Egg Nutrition Center Blog

Egg Yolk Fact or Fiction

Egg Yolk Fact Fiction

Myth: Egg yolks are loaded with cholesterol.
Fact: Yes, egg yolks are a natural source of dietary cholesterol. But don’t worry! Read myth #2.

Myth: Eating egg yolks will raise your cholesterol levels.
Fiction: Egg were once avoided and criticized for their cholesterol content. However, the totality of scientific research has shown no or little effect between dietary cholesterol and cardiac outcomes. Because of this, government and health organizations have revised their dietary cholesterol recommendations. In fact, the 2015-2020 Dietary Guidelines for Americans place no daily limit on dietary cholesterol intake and state:
“A few foods, notably egg yolks and some shellfish, are higher in dietary cholesterol but not saturated fats. Eggs and shellfish can be consumed along with a variety of other choices within and across the subgroup recommendations of the protein foods group.”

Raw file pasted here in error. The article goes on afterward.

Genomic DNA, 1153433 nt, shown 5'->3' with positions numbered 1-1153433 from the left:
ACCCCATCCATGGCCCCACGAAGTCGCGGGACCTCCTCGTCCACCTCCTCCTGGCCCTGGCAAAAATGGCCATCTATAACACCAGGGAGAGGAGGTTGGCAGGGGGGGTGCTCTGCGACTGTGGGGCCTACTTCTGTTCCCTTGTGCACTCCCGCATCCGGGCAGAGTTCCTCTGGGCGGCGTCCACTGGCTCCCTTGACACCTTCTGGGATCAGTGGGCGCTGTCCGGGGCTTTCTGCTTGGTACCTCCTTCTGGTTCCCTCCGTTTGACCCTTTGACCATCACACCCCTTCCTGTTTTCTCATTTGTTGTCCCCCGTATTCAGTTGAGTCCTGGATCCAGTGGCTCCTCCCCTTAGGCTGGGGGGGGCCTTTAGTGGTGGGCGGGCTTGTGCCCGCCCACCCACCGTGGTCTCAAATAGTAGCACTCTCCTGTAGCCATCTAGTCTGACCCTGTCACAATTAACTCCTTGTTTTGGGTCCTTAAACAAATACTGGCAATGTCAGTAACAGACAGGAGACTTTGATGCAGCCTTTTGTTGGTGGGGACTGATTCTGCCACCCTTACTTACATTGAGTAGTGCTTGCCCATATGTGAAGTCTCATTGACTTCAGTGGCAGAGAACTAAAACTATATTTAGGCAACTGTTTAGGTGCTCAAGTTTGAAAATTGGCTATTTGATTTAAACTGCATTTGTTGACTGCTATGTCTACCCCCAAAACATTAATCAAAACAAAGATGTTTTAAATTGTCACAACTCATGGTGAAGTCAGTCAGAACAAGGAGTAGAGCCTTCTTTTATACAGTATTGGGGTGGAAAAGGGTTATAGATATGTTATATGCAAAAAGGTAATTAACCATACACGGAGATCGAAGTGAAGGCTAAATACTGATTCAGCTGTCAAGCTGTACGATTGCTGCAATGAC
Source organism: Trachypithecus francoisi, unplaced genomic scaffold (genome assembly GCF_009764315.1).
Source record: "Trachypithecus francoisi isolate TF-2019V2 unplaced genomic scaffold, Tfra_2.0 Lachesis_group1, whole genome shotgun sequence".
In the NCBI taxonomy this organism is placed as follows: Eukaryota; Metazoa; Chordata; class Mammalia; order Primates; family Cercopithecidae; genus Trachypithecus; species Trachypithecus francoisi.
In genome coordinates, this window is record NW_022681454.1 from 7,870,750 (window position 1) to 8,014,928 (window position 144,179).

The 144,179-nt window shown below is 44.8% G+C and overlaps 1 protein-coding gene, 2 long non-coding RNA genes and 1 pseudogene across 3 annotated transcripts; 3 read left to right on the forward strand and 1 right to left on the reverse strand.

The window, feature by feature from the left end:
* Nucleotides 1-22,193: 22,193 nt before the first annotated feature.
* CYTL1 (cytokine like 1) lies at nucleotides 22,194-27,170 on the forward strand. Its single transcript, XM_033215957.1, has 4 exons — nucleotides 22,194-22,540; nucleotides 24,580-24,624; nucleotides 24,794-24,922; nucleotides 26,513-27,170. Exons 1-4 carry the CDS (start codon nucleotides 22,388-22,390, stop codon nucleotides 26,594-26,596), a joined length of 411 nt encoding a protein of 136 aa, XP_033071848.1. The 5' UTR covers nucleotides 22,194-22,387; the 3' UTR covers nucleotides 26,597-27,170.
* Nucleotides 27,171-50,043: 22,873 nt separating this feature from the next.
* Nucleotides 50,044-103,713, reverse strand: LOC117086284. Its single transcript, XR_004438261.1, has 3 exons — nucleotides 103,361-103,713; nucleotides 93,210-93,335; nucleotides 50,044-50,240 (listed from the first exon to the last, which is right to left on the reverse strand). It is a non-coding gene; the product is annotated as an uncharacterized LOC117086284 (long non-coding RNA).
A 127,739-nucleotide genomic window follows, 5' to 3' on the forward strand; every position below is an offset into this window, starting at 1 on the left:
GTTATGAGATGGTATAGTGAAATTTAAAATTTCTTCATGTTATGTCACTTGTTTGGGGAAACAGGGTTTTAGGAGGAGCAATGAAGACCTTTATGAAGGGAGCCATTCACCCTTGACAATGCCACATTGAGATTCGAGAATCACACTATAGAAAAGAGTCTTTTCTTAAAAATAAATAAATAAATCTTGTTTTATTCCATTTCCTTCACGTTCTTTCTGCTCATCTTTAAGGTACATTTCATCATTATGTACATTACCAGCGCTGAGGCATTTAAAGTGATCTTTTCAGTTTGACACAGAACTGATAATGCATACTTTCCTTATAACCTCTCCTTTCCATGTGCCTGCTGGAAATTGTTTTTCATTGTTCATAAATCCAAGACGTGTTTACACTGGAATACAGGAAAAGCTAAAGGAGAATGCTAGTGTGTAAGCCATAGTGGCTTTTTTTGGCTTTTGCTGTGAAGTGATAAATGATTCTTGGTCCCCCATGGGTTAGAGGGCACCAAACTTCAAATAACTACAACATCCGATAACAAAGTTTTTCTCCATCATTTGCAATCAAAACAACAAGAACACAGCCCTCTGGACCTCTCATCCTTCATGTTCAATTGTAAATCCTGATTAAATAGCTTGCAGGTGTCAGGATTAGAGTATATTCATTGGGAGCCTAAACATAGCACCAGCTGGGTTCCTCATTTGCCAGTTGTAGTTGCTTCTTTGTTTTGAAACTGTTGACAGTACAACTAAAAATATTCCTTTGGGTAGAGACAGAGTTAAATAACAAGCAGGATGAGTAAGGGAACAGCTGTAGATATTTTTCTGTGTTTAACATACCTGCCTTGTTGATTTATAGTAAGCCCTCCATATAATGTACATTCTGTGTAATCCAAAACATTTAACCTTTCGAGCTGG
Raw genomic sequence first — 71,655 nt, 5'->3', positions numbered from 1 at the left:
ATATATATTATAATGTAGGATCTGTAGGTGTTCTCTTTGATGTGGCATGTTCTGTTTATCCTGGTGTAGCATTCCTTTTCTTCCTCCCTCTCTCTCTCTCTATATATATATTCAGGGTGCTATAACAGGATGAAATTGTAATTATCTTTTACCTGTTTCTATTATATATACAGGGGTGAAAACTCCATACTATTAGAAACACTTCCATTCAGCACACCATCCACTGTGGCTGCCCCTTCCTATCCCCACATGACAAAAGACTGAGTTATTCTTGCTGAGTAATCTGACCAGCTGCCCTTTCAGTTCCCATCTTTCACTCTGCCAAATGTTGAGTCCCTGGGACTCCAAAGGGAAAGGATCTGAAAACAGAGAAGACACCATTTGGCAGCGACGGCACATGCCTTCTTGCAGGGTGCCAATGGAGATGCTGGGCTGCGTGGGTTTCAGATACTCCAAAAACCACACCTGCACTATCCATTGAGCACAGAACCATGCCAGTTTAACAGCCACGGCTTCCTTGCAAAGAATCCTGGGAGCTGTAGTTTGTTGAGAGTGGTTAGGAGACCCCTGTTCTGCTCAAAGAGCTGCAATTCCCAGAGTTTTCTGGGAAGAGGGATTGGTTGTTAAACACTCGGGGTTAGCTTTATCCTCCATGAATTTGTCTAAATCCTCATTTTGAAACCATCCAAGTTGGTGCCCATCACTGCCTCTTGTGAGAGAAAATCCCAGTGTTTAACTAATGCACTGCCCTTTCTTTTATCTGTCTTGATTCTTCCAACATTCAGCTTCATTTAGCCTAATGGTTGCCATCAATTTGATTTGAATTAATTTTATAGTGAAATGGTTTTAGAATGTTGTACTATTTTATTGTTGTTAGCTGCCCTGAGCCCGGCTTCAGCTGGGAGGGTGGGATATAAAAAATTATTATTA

Myth: Egg yolks are fattening.
Fiction: Eggs have some fat, but it’s mostly the “good” fat. Eggs can actually help you LOSE fat. The protein in eggs help people feel full and eat less (learn more here).

Myth: All the protein is in the egg white.
Fiction: Nearly half the eggs protein (43%) is found in the yolk.

Myth: Egg whites are perfect for building muscle.
Fact/Fiction: Yes, egg whites are a favorite among some athletes and fitness professionals due to their high-quality protein content, but don’t forget that nearly half the eggs protein (43%) is also found in the yolk. Additionally, a recent study found that eating whole eggs actually resulted in greater muscle protein synthesis than the egg whites alone.

Myth: Always toss the yolk.
Fiction: No! Most of the eggs’ nutrients and nearly half of the protein is found in the yolk. Additionally, egg yolks carry fat-soluble nutrients like vitamin D, E, A, choline, and the antioxidants lutein/zeaxanthin. Plus, the fat, which is mostly unsaturated and found in the egg yolk, aids in the absorption of these essential and important egg components.

 

 

Author: Rachel Bassler, RDN, CSSD, LDN